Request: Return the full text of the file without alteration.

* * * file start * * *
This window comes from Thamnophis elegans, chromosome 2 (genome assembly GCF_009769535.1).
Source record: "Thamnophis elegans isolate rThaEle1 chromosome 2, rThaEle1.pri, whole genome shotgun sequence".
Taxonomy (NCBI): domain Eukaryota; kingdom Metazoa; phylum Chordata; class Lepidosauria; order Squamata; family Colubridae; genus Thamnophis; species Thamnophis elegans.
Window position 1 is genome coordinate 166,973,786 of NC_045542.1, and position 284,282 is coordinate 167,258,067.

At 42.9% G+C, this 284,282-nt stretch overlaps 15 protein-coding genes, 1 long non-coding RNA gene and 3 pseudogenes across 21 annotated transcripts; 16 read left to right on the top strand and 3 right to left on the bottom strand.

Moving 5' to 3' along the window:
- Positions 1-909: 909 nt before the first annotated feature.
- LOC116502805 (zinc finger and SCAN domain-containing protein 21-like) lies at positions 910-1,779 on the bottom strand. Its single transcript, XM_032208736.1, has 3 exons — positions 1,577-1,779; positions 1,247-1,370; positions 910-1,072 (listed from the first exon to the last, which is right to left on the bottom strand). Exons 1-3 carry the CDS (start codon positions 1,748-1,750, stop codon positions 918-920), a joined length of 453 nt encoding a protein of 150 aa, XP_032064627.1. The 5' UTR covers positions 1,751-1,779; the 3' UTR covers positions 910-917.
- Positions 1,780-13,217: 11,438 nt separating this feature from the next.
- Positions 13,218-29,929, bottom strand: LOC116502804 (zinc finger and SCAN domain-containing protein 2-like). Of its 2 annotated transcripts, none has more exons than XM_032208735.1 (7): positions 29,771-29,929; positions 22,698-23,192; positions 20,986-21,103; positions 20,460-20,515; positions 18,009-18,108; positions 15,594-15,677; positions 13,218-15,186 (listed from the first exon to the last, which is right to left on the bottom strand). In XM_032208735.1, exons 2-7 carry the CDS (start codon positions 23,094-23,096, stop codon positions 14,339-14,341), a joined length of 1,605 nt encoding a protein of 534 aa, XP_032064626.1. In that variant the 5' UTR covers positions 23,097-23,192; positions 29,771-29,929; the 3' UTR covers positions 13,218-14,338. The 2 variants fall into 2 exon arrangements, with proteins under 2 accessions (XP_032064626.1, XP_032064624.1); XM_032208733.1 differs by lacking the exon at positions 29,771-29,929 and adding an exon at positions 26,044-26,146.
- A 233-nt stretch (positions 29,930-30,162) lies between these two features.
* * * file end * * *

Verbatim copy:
This window comes from Thamnophis elegans, chromosome 2 (genome assembly GCF_009769535.1).
Source record: "Thamnophis elegans isolate rThaEle1 chromosome 2, rThaEle1.pri, whole genome shotgun sequence".
Taxonomy (NCBI): domain Eukaryota; kingdom Metazoa; phylum Chordata; class Lepidosauria; order Squamata; family Colubridae; genus Thamnophis; species Thamnophis elegans.
Window position 1 is genome coordinate 166,973,786 of NC_045542.1, and position 284,282 is coordinate 167,258,067.

At 42.9% G+C, this 284,282-nt stretch overlaps 15 protein-coding genes, 1 long non-coding RNA gene and 3 pseudogenes across 21 annotated transcripts; 16 read left to right on the top strand and 3 right to left on the bottom strand.

Moving 5' to 3' along the window:
- Positions 1-909: 909 nt before the first annotated feature.
- LOC116502805 (zinc finger and SCAN domain-containing protein 21-like) lies at positions 910-1,779 on the bottom strand. Its single transcript, XM_032208736.1, has 3 exons — positions 1,577-1,779; positions 1,247-1,370; positions 910-1,072 (listed from the first exon to the last, which is right to left on the bottom strand). Exons 1-3 carry the CDS (start codon positions 1,748-1,750, stop codon positions 918-920), a joined length of 453 nt encoding a protein of 150 aa, XP_032064627.1. The 5' UTR covers positions 1,751-1,779; the 3' UTR covers positions 910-917.
- Positions 1,780-13,217: 11,438 nt separating this feature from the next.
- Positions 13,218-29,929, bottom strand: LOC116502804 (zinc finger and SCAN domain-containing protein 2-like). Of its 2 annotated transcripts, none has more exons than XM_032208735.1 (7): positions 29,771-29,929; positions 22,698-23,192; positions 20,986-21,103; positions 20,460-20,515; positions 18,009-18,108; positions 15,594-15,677; positions 13,218-15,186 (listed from the first exon to the last, which is right to left on the bottom strand). In XM_032208735.1, exons 2-7 carry the CDS (start codon positions 23,094-23,096, stop codon positions 14,339-14,341), a joined length of 1,605 nt encoding a protein of 534 aa, XP_032064626.1. In that variant the 5' UTR covers positions 23,097-23,192; positions 29,771-29,929; the 3' UTR covers positions 13,218-14,338. The 2 variants fall into 2 exon arrangements, with proteins under 2 accessions (XP_032064626.1, XP_032064624.1); XM_032208733.1 differs by lacking the exon at positions 29,771-29,929 and adding an exon at positions 26,044-26,146.
- A 233-nt stretch (positions 29,930-30,162) lies between these two features.